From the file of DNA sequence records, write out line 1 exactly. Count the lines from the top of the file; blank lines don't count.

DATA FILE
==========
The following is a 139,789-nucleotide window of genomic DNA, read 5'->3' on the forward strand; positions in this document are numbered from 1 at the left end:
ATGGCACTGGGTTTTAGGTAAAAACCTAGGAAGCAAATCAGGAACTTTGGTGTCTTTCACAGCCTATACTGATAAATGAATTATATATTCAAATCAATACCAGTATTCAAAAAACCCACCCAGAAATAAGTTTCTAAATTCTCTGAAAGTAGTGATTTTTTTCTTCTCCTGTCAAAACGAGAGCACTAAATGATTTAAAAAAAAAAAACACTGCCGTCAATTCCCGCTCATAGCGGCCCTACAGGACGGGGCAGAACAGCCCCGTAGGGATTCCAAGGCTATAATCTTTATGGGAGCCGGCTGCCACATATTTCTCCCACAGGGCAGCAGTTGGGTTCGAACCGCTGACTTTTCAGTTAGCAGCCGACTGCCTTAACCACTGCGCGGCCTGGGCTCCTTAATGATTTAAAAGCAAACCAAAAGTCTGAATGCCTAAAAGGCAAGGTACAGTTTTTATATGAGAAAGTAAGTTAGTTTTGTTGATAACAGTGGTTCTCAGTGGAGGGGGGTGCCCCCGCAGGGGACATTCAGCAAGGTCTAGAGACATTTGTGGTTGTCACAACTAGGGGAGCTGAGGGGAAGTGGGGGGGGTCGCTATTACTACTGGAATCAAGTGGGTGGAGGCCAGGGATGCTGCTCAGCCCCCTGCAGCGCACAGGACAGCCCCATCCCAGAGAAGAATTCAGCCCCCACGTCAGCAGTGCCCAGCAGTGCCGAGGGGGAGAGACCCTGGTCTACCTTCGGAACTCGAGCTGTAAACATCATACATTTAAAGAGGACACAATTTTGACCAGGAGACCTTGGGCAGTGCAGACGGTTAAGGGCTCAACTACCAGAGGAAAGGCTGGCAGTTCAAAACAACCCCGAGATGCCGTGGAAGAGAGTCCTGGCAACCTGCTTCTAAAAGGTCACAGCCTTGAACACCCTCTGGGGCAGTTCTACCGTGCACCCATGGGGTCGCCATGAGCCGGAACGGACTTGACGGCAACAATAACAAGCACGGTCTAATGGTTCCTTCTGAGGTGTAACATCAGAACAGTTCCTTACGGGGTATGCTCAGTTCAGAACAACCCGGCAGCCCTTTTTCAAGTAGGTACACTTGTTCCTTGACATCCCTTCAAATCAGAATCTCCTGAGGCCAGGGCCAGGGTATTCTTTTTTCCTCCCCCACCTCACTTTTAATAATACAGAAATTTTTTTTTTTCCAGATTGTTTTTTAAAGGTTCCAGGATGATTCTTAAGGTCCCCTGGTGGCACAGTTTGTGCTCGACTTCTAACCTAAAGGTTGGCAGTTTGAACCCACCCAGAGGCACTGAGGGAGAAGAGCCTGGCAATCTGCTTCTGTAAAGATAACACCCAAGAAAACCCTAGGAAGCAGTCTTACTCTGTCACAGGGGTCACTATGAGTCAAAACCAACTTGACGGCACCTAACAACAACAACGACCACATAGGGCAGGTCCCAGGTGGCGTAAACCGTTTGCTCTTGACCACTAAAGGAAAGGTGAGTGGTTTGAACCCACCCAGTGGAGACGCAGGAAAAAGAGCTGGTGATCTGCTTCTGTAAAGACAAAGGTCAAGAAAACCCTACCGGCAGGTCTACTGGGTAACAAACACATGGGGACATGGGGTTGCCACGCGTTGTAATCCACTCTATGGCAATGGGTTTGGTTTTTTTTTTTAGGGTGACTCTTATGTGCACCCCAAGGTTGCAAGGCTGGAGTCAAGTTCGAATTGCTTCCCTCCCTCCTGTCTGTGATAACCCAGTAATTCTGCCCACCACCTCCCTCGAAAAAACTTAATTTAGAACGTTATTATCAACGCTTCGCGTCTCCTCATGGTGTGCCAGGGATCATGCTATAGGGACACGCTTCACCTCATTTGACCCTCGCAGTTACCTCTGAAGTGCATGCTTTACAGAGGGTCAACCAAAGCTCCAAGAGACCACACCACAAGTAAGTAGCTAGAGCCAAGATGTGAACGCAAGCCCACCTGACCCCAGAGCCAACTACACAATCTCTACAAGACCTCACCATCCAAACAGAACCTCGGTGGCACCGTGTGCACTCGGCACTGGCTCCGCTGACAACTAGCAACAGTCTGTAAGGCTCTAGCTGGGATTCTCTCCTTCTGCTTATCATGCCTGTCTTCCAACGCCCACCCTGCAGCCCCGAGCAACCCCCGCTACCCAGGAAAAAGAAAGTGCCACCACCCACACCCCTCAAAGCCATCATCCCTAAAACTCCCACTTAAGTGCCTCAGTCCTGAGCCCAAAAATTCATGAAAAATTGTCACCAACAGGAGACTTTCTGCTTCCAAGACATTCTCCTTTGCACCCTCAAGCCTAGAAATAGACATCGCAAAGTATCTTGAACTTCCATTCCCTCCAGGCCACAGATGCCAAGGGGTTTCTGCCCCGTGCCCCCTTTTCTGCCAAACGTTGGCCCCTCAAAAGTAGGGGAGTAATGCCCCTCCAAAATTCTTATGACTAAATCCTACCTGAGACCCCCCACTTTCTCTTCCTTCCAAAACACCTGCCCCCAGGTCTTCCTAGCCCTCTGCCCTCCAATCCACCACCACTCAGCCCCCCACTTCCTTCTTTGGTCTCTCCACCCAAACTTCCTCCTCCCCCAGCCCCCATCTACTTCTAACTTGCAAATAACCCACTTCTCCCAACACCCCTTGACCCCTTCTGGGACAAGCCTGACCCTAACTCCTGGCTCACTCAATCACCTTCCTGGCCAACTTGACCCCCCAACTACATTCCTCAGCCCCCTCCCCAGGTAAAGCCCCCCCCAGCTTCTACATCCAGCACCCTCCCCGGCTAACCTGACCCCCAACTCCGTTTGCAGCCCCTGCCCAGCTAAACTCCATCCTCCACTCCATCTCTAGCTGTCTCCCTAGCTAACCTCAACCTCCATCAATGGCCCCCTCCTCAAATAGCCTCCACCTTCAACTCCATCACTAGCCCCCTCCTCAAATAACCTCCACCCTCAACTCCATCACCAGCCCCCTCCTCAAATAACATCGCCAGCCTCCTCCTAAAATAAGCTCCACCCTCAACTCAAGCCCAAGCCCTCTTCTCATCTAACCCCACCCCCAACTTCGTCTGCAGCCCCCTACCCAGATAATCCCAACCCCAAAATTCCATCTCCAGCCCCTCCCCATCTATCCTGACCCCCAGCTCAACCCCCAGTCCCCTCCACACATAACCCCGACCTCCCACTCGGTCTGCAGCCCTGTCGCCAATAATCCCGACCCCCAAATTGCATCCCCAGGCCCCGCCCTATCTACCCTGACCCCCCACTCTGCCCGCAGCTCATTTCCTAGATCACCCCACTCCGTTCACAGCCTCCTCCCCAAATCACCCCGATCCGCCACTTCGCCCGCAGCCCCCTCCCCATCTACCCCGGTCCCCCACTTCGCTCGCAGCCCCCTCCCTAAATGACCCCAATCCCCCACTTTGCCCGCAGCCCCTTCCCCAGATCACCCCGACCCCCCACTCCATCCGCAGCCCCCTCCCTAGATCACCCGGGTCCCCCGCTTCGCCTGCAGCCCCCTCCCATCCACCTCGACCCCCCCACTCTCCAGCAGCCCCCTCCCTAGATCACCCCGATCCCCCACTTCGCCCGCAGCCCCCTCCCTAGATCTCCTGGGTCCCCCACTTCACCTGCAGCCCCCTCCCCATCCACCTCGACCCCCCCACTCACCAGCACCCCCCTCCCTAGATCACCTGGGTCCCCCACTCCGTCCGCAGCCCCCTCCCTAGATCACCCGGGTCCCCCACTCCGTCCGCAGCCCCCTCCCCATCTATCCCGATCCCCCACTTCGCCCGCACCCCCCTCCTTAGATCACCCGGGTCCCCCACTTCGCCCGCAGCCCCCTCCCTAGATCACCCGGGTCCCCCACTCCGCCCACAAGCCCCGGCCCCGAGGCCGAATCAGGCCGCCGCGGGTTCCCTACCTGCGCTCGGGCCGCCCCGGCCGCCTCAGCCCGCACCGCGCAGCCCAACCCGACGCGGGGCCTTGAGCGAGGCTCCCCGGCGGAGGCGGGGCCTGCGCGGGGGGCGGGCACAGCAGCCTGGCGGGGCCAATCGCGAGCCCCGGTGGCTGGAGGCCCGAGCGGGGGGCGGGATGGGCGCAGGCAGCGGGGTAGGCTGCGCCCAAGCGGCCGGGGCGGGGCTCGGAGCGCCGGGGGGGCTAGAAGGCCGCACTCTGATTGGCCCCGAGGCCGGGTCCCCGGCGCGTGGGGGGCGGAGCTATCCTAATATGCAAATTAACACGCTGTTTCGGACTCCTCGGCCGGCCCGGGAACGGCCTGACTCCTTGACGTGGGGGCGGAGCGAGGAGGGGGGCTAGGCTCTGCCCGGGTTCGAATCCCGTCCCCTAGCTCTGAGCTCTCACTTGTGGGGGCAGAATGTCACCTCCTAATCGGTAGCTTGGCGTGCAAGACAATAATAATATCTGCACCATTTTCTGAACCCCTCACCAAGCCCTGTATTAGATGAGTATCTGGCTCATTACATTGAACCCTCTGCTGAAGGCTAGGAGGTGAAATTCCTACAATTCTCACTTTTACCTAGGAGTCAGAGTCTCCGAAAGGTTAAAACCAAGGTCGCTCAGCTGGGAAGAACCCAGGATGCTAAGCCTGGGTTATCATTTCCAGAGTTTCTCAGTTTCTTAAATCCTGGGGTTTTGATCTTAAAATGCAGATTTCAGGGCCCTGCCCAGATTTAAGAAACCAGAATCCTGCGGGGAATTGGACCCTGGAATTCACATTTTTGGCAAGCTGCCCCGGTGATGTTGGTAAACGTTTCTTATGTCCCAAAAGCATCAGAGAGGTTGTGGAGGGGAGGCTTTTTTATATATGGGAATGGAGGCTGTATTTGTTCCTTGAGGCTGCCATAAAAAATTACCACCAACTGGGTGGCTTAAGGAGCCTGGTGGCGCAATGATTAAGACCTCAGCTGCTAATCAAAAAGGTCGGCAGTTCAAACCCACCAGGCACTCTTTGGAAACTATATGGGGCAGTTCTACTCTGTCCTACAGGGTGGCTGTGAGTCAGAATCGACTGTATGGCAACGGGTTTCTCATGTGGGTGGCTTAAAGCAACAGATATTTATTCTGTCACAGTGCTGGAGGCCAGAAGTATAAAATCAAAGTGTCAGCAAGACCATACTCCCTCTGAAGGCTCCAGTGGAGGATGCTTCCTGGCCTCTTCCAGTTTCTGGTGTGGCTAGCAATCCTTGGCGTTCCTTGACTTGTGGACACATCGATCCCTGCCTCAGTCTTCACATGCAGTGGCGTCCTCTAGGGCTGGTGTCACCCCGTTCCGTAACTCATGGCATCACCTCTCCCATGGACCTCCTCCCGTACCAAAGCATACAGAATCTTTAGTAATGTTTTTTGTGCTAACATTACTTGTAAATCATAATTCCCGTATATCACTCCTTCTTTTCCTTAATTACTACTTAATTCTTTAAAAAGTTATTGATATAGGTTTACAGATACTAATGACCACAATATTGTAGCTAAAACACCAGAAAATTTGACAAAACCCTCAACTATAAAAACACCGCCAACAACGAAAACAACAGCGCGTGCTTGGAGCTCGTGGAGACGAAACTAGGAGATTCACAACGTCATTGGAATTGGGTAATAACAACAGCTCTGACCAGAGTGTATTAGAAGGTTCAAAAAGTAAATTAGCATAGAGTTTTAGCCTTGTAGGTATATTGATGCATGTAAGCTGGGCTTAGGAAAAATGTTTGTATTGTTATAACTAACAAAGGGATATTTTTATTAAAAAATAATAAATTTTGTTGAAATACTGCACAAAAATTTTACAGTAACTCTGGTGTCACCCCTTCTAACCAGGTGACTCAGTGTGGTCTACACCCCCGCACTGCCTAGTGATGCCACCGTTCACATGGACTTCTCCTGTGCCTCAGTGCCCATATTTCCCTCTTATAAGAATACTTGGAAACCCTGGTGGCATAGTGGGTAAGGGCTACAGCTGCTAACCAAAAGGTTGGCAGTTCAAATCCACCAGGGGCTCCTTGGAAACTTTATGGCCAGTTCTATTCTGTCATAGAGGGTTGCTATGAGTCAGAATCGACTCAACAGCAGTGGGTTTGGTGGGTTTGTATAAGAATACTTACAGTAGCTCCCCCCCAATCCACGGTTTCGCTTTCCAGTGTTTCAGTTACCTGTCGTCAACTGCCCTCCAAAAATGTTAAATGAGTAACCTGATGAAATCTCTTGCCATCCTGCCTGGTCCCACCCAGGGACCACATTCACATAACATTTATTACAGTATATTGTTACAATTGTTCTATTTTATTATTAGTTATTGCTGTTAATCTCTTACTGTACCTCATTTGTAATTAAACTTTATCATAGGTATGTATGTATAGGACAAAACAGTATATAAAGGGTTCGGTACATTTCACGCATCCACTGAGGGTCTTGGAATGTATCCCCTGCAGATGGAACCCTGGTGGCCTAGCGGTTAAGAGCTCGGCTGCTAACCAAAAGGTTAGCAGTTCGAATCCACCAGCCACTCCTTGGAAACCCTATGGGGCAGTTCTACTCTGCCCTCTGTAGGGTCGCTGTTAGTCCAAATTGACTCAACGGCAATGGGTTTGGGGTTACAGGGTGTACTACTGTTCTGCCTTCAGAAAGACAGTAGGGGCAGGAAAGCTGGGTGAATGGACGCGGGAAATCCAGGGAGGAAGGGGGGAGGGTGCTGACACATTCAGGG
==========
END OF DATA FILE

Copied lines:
The following is a 139,789-nucleotide window of genomic DNA, read 5'->3' on the forward strand; positions in this document are numbered from 1 at the left end: